The Pennsylvania Department of Health is reporting three imported chikungunya cases in travelers returning from the Caribbean in 2014.
Two cases of CHIK had been diagnosed in Pennsylvania in the previous ten years. All have been diagnosed in returning travelers.
Chikungunya virus is transmitted to people by mosquitoes.
The most common symptoms of chikungunya virus infection are fever and joint pain.
Other symptoms may include headache, muscle pain, joint swelling or rash.
Outbreaks have occurred in countries in Africa, Asia, Europe and the Indian and Pacific Oceans.
In late 2013, chikungunya virus was found for the first time in the Americas on islands in the Caribbean.
Chikungunya virus is not currently found in the continental U.S.
There is a risk that the virus will be imported to new areas by infected travelers.
There is no vaccine to prevent or medicine to treat chikungunya virus infection.
The time from virus infection to onset of disease symptoms is usually three to seven days.
Acute symptoms typically resolve within seven to 10 days.
Since there is no CHIK vaccine, the best way for people to prevent infection is to reduce exposure to infected mosquito bites via adult and larval mosquito control efforts, and public outreach.
If a returned traveler becomes ill, they should avoid being bitten by local mosquitoes during the first week of their illness to prevent virus spread in their community.
There is no treatment other than supportive care.
Persons who think they may have CHIK should seek medical attention.
More CHIK information can be found here.
A look at the inroads by the chikungunya virus in Latin America and the Caribbean:
WHAT IT IS: The name chikungunya comes from the Makonde language of Tanzania. It translates as "that which bends up," referring to arthritis-like aches in joints that cause sufferers to contort with pain. The virus is spread by two mosquitoes, aedes aegypti and aedes albopictus, both of which also transmit dengue fever.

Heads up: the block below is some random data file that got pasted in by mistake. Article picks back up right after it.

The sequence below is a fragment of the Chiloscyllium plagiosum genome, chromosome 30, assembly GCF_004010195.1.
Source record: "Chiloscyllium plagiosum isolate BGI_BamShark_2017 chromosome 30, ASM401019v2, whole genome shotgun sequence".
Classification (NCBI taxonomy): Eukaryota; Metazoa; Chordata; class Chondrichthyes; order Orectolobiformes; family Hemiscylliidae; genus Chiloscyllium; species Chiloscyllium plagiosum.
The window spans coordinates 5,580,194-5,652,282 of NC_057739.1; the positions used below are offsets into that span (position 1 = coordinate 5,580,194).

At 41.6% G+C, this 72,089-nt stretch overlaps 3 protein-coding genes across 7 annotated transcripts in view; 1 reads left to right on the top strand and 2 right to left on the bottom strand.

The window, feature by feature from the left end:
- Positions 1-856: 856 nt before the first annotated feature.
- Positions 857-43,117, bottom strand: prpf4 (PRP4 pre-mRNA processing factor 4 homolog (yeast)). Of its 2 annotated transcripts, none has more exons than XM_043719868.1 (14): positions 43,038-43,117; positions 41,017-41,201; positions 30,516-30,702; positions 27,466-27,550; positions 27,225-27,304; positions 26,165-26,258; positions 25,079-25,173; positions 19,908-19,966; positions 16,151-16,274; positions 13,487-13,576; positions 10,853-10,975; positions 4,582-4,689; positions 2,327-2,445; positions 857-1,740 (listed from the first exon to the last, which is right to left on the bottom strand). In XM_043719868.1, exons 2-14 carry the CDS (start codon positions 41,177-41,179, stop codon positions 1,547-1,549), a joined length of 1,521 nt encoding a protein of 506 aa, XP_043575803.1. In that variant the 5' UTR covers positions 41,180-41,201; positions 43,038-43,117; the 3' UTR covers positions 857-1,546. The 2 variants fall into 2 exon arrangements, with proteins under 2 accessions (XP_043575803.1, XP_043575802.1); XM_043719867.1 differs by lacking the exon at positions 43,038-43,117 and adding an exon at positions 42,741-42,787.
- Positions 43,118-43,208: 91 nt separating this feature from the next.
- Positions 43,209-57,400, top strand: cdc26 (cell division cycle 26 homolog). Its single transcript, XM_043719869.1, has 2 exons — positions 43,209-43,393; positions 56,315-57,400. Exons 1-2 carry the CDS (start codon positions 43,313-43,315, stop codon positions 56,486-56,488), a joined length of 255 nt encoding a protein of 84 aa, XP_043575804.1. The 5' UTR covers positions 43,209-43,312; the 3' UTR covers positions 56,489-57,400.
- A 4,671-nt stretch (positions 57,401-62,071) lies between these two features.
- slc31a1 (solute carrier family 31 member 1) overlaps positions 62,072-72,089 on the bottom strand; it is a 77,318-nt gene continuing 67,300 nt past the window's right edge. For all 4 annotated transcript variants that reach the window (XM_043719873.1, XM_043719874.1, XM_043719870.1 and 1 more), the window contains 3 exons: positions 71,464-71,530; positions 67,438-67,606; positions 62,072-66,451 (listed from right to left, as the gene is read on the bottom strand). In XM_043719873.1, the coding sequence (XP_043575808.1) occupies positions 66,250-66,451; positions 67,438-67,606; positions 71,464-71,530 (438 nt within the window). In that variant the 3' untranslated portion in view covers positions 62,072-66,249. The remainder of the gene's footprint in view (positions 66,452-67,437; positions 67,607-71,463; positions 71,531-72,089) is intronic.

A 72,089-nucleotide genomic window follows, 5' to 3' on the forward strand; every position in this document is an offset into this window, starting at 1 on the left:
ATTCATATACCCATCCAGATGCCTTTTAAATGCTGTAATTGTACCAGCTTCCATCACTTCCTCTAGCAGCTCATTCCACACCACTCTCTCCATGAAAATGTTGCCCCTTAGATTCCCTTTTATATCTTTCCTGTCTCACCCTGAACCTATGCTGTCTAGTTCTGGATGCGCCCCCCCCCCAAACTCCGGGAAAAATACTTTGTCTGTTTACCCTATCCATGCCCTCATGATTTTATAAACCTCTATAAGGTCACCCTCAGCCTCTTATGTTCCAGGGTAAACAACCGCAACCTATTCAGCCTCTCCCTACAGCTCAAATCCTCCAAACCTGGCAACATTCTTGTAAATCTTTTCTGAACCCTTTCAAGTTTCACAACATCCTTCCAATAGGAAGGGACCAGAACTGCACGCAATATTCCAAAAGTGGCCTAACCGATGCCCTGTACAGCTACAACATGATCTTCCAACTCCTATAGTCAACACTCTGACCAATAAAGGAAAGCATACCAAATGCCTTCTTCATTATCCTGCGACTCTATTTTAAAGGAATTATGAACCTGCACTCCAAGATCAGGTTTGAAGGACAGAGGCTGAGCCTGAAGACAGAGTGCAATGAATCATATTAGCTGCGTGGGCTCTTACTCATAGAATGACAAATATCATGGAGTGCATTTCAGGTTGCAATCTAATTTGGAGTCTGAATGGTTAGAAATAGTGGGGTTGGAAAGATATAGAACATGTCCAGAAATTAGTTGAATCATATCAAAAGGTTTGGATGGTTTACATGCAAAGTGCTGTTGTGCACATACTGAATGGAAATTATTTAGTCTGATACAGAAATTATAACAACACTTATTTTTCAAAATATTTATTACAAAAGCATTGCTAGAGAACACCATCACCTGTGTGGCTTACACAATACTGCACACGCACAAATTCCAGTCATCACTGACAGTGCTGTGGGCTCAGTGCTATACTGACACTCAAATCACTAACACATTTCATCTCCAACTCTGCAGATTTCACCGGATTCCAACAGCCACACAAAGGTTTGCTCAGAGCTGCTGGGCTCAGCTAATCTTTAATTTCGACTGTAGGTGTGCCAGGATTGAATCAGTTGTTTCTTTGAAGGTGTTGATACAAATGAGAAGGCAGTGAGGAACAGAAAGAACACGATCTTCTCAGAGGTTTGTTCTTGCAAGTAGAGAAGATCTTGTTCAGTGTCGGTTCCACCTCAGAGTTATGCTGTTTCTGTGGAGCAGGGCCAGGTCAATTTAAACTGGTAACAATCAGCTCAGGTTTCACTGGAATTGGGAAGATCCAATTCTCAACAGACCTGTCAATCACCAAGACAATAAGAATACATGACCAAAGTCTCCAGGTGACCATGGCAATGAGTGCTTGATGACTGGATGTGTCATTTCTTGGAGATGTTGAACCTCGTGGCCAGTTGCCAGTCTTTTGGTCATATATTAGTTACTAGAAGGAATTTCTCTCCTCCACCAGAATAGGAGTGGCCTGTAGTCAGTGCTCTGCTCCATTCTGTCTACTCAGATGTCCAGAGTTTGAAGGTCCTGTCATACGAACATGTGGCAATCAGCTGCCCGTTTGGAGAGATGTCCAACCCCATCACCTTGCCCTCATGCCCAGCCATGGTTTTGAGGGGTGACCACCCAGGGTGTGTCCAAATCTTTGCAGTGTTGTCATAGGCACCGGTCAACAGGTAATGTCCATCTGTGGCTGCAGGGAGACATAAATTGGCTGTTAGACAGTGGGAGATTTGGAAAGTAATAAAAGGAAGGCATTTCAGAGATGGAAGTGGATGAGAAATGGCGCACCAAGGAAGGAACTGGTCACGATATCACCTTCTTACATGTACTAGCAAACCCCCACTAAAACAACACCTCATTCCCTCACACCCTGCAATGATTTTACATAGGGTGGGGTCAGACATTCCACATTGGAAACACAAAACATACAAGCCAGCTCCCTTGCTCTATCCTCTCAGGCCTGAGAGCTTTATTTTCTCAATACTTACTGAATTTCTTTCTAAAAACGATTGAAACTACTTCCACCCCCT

WHAT IT DOES: Symptoms typically appear three to seven days after a mosquito bite and can include high fever, pain in the joints and back, and severe headache. Many sufferers can barely walk. It is rarely fatal, though there have been deaths among the elderly and people with other illnesses. Symptoms typically last about five days, but in some cases joint pain lasts for months or even years.
WHAT CAN BE DONE: There is no specific treatment or vaccine. People with the virus should rest, drink large amounts of fluids and take acetaminophen to reduce fever and pain. The best strategy is to avoid being bitten by a mosquito, so authorities have stepped up pesticide spraying in the region.
WHERE IT IS FOUND: The virus has been known for decades in Africa and Asia, but the first locally transmitted case in the Western Hemisphere was documented in late 2013 in French St. Martin. There have since been more than 260,000 suspected and confirmed locally transmitted cases throughout the Caribbean and in parts of Central and South America. The Dominican Republic has reported the most with more than 135,000 cases, followed by Guadaloupe and Haiti, each with around 40,000. The number of cases in Haiti, though, is likely much higher. There have been cases of the virus being contracted by visitors to the region from many other countries, including the U.S.
WHY IT IS SO BAD IN HAITI: Many people in Haiti live in flimsy houses and have little protection from mosquitoes. There is a lot of standing water that creates breeding sites for mosquitoes.